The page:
Pinkney closed her West Loop restaurant, Ina's, years ago, but now she's covering the breakfast beat for the Chicago Tribune.
Her monthly column is giving her, and some noteworthy breakfast joints, a chance to reaffirm their place among Chicago's dining scene.
The "breakfast queen" moves a little slower these days, but her palate and her opinions are as sharp as ever.
Pinkney has more than three decades of experience - most of it serving breakfast - which makes her the Tribune's secret breakfast weapon.
"Breakfast is a different vibe. It's a different food, it's a different menu. I want it to be simple, I want it to be clear; I want you to be able to sit down and read your paper, do your work, have a meeting and then go off to have your day," said Pinkney.
She's not interested in brunch, and she looks at everything - including the bathrooms - not just what's on the plate. Recently, she checked out The Gundis, a Kurdish restaurant in the Lakeview neighborhood.
"I look for everything, from the way I'm greeted when I walk in the door. The feeling that I get when I sit down. How attentive are people, do they smile in the morning? Not everybody is a morning person," she said.
We order a few things: delicious cheese straws, a Kurdish breakfast for two, with spreads, jams and cheeses, and homemade bread.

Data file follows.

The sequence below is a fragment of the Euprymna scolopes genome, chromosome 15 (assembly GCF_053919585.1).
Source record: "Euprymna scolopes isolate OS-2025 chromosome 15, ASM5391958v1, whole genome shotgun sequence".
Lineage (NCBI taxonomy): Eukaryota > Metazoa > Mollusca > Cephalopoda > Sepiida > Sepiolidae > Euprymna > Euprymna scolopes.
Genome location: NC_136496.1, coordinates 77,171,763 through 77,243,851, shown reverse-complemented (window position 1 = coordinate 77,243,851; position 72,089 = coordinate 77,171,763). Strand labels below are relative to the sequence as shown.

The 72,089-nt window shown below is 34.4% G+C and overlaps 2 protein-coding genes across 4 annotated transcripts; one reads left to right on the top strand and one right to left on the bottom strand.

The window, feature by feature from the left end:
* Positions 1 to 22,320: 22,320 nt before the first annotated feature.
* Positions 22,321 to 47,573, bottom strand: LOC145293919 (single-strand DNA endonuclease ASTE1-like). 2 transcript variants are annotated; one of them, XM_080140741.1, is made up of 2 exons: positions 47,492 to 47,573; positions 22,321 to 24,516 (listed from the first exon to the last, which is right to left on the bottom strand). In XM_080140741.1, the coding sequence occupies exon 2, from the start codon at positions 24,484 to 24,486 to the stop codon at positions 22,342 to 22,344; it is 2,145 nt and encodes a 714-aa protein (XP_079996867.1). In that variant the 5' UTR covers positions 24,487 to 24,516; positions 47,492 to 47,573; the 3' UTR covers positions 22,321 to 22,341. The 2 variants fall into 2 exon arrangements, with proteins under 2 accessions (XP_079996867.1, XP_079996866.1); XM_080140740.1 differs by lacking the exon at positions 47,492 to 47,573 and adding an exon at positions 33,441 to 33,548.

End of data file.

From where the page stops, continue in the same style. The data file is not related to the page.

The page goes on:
"Not quite Turkish food, and not quite Syrian," she explained.
The sesame spread combined with the berry jam is a winner, but so is pretty much everything here: pistachio-studded yogurt and scrambled eggs embedded with sujuk - a beef sausage. She says she'll only write about the good stuff.
"I will never write about a place that isn't good enough for you to go. It's not fair," said Pinkney.
She is particularly fond of the staff here.
"You can feel the care and the love. They want you to have Kurdish food," she said.
A few miles away is her next stop in West Town -- Six06, an all-day Greek cafe, where coffee is king.
"They wanted to have a place where you could sit all day and drink one of these beautiful coffees and sit like they do in Athens, all day long," said Pinkney.
A baked avocado with an egg is a great start.
"Sometimes people bake the egg right in it, other times they just bake the avocado and add the poached egg like they did just now," she said.
The French toast leans sweet, and Pinkney says she gave the kitchen feedback after her first visit. They now serve the caramel and the cocoa-chocolate sauce on the side.
"See what I mean about the bread, it's creamy inside? How many times you go and you have French toast and it's dry inside because they didn't soak it long enough? This one is really well soaked," she explained.
Finally, a perfectly-executed omelet done in the French style.
"They put the ingredients on top the same ingredients that are inside, so you always know what you're eating," said Pinkney.
Read Ina Pinkney's column in the Tribune's dining section on the last Thursday of every month.
In the Extra Course video, Steve and Ina talk about rice pudding -- one of her favorite sweets from The Gundis.
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